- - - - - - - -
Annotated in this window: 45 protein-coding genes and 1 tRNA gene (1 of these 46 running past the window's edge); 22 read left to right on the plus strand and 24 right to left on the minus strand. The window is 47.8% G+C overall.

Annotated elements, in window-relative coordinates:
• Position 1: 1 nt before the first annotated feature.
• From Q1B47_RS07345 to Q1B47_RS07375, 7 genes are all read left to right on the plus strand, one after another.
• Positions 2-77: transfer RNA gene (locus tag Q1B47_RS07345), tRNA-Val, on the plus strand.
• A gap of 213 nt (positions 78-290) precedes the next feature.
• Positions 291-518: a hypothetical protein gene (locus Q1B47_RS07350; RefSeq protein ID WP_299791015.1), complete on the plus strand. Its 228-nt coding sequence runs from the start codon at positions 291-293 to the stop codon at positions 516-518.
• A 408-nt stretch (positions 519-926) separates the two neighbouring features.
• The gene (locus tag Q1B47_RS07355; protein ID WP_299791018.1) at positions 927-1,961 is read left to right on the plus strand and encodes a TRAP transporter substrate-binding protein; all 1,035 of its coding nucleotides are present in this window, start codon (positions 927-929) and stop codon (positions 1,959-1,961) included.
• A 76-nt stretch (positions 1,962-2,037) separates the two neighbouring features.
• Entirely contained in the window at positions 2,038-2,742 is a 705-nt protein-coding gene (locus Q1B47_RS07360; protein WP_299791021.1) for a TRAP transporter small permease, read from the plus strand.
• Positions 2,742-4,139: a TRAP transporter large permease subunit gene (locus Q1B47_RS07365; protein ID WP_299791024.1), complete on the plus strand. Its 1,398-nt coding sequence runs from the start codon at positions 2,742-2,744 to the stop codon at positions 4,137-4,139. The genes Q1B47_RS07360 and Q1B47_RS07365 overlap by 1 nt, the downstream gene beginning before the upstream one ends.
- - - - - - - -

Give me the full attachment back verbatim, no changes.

Annotated in this window: 45 protein-coding genes and 1 tRNA gene (1 of these 46 running past the window's edge); 22 read left to right on the plus strand and 24 right to left on the minus strand. The window is 47.8% G+C overall.

Annotated elements, in window-relative coordinates:
• Position 1: 1 nt before the first annotated feature.
• From Q1B47_RS07345 to Q1B47_RS07375, 7 genes are all read left to right on the plus strand, one after another.
• Positions 2-77: transfer RNA gene (locus tag Q1B47_RS07345), tRNA-Val, on the plus strand.
• A gap of 213 nt (positions 78-290) precedes the next feature.
• Positions 291-518: a hypothetical protein gene (locus Q1B47_RS07350; RefSeq protein ID WP_299791015.1), complete on the plus strand. Its 228-nt coding sequence runs from the start codon at positions 291-293 to the stop codon at positions 516-518.
• A 408-nt stretch (positions 519-926) separates the two neighbouring features.
• The gene (locus tag Q1B47_RS07355; protein ID WP_299791018.1) at positions 927-1,961 is read left to right on the plus strand and encodes a TRAP transporter substrate-binding protein; all 1,035 of its coding nucleotides are present in this window, start codon (positions 927-929) and stop codon (positions 1,959-1,961) included.
• A 76-nt stretch (positions 1,962-2,037) separates the two neighbouring features.
• Entirely contained in the window at positions 2,038-2,742 is a 705-nt protein-coding gene (locus Q1B47_RS07360; protein WP_299791021.1) for a TRAP transporter small permease, read from the plus strand.
• Positions 2,742-4,139: a TRAP transporter large permease subunit gene (locus Q1B47_RS07365; protein ID WP_299791024.1), complete on the plus strand. Its 1,398-nt coding sequence runs from the start codon at positions 2,742-2,744 to the stop codon at positions 4,137-4,139. The genes Q1B47_RS07360 and Q1B47_RS07365 overlap by 1 nt, the downstream gene beginning before the upstream one ends.